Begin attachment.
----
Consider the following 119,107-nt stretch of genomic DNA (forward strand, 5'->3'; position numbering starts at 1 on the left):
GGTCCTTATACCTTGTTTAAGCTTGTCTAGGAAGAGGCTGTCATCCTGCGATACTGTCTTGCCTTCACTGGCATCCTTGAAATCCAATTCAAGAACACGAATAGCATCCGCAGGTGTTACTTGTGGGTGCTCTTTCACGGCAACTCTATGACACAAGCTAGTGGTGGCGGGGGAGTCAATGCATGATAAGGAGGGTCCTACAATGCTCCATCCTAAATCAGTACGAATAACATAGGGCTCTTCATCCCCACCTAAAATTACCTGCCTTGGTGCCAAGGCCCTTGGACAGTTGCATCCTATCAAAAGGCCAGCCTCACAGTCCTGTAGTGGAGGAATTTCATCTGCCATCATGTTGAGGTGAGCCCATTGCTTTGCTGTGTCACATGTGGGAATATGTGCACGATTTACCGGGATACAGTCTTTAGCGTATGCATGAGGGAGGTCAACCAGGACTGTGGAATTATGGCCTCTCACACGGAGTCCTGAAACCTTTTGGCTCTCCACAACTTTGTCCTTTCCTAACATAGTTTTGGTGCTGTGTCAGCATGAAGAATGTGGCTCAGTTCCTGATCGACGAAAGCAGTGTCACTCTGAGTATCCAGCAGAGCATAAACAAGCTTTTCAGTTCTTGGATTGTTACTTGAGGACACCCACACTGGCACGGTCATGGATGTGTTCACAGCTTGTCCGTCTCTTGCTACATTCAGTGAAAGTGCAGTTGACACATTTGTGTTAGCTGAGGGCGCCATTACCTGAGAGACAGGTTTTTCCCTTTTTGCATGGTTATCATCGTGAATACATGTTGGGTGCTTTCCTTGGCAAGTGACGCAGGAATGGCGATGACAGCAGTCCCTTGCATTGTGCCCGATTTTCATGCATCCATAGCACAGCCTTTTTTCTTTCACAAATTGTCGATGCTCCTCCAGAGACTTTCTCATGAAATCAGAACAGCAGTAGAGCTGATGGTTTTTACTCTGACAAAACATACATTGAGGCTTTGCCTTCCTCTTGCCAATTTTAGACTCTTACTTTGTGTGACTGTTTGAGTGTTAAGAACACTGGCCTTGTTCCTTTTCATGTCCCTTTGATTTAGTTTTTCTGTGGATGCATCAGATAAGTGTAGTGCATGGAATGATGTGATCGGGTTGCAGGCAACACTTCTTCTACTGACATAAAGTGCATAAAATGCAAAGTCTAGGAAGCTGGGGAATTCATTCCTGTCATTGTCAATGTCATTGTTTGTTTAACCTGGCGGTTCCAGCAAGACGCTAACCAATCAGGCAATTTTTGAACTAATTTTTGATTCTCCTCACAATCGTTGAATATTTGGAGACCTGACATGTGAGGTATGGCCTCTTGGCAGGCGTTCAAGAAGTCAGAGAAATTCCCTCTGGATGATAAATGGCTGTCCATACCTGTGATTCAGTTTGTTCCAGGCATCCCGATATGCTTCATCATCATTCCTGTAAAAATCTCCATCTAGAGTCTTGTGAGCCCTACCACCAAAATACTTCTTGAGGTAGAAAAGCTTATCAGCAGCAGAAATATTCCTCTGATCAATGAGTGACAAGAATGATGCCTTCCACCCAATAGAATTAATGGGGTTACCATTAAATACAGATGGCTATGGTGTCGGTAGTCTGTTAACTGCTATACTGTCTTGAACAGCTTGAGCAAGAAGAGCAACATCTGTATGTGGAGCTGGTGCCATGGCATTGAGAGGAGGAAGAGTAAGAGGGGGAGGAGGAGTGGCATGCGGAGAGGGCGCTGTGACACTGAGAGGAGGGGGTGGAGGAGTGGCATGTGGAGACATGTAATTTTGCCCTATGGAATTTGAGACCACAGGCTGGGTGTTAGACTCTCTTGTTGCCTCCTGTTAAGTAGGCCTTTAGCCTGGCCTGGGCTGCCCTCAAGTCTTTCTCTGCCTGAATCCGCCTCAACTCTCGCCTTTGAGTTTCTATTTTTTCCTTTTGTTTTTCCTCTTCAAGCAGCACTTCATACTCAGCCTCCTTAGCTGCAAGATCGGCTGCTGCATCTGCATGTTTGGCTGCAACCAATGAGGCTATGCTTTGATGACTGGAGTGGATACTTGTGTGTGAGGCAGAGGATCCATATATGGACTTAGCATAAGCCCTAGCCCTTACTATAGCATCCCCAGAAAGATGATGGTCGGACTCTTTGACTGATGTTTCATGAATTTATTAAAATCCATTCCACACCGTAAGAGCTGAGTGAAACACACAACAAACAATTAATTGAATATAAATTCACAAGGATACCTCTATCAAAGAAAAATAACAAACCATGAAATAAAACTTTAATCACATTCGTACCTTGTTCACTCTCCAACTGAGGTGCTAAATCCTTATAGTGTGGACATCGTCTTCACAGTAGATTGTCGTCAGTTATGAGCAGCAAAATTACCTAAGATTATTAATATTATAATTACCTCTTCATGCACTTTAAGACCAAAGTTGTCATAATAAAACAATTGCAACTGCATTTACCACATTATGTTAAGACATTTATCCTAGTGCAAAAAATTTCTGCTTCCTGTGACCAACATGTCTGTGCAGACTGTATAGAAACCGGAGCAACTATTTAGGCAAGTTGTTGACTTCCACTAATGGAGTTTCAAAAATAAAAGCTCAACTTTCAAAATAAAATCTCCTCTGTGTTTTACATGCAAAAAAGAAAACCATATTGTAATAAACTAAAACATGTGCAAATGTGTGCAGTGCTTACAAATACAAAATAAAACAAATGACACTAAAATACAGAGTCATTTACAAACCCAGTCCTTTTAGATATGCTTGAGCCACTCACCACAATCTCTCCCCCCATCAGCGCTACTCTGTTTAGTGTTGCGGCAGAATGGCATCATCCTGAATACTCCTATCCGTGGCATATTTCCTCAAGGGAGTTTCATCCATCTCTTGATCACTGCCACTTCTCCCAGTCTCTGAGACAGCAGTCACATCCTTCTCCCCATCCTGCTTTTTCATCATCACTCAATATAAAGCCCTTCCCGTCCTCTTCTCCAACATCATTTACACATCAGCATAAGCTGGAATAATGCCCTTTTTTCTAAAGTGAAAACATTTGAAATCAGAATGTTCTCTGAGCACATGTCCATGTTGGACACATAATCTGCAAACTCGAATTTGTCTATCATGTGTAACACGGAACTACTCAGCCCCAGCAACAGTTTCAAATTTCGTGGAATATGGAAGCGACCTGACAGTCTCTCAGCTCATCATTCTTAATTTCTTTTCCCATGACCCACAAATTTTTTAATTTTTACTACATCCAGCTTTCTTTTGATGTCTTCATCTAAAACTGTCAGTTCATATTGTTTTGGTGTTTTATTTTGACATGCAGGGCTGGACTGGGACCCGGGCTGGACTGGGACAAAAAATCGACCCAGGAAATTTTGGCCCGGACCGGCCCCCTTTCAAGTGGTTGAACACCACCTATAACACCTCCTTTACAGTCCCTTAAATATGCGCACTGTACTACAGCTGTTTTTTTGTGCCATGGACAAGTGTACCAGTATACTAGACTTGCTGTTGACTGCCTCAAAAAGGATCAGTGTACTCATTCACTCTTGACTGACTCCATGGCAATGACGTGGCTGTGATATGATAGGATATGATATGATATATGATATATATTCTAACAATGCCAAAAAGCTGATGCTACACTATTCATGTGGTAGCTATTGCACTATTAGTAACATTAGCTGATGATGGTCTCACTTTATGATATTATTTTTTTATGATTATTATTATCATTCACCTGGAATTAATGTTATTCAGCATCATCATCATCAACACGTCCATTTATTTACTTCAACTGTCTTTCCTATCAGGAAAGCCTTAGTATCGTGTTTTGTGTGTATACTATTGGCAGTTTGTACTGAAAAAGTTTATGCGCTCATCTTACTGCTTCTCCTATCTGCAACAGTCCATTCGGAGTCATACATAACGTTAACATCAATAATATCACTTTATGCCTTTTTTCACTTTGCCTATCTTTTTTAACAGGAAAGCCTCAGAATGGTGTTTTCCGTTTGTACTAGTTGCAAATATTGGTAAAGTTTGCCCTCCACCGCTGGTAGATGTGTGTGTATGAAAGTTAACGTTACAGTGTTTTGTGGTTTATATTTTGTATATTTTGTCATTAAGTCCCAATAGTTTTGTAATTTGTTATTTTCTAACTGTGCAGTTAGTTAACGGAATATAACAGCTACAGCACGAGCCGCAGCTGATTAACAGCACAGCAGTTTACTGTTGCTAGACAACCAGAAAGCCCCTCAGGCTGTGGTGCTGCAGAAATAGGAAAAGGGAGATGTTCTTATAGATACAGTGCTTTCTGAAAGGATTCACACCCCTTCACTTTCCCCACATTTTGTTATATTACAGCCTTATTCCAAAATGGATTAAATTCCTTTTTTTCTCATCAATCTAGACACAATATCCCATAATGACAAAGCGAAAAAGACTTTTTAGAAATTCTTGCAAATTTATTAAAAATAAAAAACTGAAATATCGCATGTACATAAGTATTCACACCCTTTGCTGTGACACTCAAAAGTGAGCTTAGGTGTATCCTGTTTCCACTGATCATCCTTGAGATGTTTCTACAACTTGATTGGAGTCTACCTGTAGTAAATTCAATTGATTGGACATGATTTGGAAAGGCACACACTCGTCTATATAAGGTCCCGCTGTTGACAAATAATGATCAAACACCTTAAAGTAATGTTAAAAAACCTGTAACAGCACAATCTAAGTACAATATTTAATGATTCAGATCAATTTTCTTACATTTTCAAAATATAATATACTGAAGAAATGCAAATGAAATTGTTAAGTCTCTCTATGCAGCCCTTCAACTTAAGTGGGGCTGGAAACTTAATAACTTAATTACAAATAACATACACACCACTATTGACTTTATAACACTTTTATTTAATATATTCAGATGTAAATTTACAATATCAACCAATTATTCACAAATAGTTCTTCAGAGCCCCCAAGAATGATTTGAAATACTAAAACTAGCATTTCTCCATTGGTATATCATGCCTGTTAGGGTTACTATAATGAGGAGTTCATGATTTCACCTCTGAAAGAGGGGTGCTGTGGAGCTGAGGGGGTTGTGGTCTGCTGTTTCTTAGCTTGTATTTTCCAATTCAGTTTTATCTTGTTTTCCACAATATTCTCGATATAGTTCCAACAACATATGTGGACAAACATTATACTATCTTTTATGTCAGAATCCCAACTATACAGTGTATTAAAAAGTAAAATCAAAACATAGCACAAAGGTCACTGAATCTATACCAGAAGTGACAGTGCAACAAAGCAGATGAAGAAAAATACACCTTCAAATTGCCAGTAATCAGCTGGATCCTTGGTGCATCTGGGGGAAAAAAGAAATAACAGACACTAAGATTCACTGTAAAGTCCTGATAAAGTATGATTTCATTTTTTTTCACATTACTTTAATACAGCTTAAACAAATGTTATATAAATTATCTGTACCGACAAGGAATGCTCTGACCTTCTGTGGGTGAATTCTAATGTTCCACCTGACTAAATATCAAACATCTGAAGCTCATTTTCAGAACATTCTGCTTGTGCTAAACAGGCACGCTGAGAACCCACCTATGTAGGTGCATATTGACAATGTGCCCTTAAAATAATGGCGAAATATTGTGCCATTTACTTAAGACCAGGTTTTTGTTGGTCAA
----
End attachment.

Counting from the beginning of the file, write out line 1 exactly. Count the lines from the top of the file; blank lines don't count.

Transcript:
Consider the following 119,107-nt stretch of genomic DNA (forward strand, 5'->3'; position numbering starts at 1 on the left):